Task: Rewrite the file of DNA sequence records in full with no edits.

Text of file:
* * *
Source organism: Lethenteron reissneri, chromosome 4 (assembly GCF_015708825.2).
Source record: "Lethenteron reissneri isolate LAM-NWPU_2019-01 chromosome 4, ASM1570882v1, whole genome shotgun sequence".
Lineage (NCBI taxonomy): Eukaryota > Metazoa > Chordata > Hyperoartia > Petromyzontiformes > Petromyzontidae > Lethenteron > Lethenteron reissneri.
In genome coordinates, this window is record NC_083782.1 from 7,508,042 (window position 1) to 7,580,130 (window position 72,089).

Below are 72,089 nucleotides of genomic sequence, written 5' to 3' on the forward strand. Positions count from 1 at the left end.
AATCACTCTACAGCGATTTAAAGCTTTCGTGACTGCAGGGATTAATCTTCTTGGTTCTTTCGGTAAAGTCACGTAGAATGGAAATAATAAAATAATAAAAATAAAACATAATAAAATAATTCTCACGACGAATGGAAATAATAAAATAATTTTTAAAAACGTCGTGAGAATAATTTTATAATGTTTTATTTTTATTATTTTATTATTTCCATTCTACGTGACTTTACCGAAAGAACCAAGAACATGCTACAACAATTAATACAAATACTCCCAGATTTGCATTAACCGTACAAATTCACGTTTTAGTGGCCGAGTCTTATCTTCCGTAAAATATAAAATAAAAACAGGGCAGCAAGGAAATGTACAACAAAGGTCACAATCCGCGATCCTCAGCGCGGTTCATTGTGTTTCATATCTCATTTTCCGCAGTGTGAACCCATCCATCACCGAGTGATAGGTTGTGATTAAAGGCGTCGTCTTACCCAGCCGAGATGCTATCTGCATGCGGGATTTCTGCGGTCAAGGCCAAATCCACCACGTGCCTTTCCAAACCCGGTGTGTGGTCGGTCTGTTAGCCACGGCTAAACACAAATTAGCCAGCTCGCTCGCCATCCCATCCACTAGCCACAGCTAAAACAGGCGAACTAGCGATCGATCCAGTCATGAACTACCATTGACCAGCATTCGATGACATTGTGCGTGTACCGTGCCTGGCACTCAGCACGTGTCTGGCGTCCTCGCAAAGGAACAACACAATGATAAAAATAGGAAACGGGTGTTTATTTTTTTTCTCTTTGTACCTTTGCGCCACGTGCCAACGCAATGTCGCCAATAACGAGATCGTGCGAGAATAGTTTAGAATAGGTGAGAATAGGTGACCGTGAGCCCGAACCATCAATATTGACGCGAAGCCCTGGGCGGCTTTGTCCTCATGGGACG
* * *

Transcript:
Source organism: Lethenteron reissneri, chromosome 4 (assembly GCF_015708825.2).
Source record: "Lethenteron reissneri isolate LAM-NWPU_2019-01 chromosome 4, ASM1570882v1, whole genome shotgun sequence".
Lineage (NCBI taxonomy): Eukaryota > Metazoa > Chordata > Hyperoartia > Petromyzontiformes > Petromyzontidae > Lethenteron > Lethenteron reissneri.
In genome coordinates, this window is record NC_083782.1 from 7,508,042 (window position 1) to 7,580,130 (window position 72,089).

Below are 72,089 nucleotides of genomic sequence, written 5' to 3' on the forward strand. Positions count from 1 at the left end.
AATCACTCTACAGCGATTTAAAGCTTTCGTGACTGCAGGGATTAATCTTCTTGGTTCTTTCGGTAAAGTCACGTAGAATGGAAATAATAAAATAATAAAAATAAAACATAATAAAATAATTCTCACGACGAATGGAAATAATAAAATAATTTTTAAAAACGTCGTGAGAATAATTTTATAATGTTTTATTTTTATTATTTTATTATTTCCATTCTACGTGACTTTACCGAAAGAACCAAGAACATGCTACAACAATTAATACAAATACTCCCAGATTTGCATTAACCGTACAAATTCACGTTTTAGTGGCCGAGTCTTATCTTCCGTAAAATATAAAATAAAAACAGGGCAGCAAGGAAATGTACAACAAAGGTCACAATCCGCGATCCTCAGCGCGGTTCATTGTGTTTCATATCTCATTTTCCGCAGTGTGAACCCATCCATCACCGAGTGATAGGTTGTGATTAAAGGCGTCGTCTTACCCAGCCGAGATGCTATCTGCATGCGGGATTTCTGCGGTCAAGGCCAAATCCACCACGTGCCTTTCCAAACCCGGTGTGTGGTCGGTCTGTTAGCCACGGCTAAACACAAATTAGCCAGCTCGCTCGCCATCCCATCCACTAGCCACAGCTAAAACAGGCGAACTAGCGATCGATCCAGTCATGAACTACCATTGACCAGCATTCGATGACATTGTGCGTGTACCGTGCCTGGCACTCAGCACGTGTCTGGCGTCCTCGCAAAGGAACAACACAATGATAAAAATAGGAAACGGGTGTTTATTTTTTTTCTCTTTGTACCTTTGCGCCACGTGCCAACGCAATGTCGCCAATAACGAGATCGTGCGAGAATAGTTTAGAATAGGTGAGAATAGGTGACCGTGAGCCCGAACCATCAATATTGACGCGAAGCCCTGGGCGGCTTTGTCCTCATGGGACG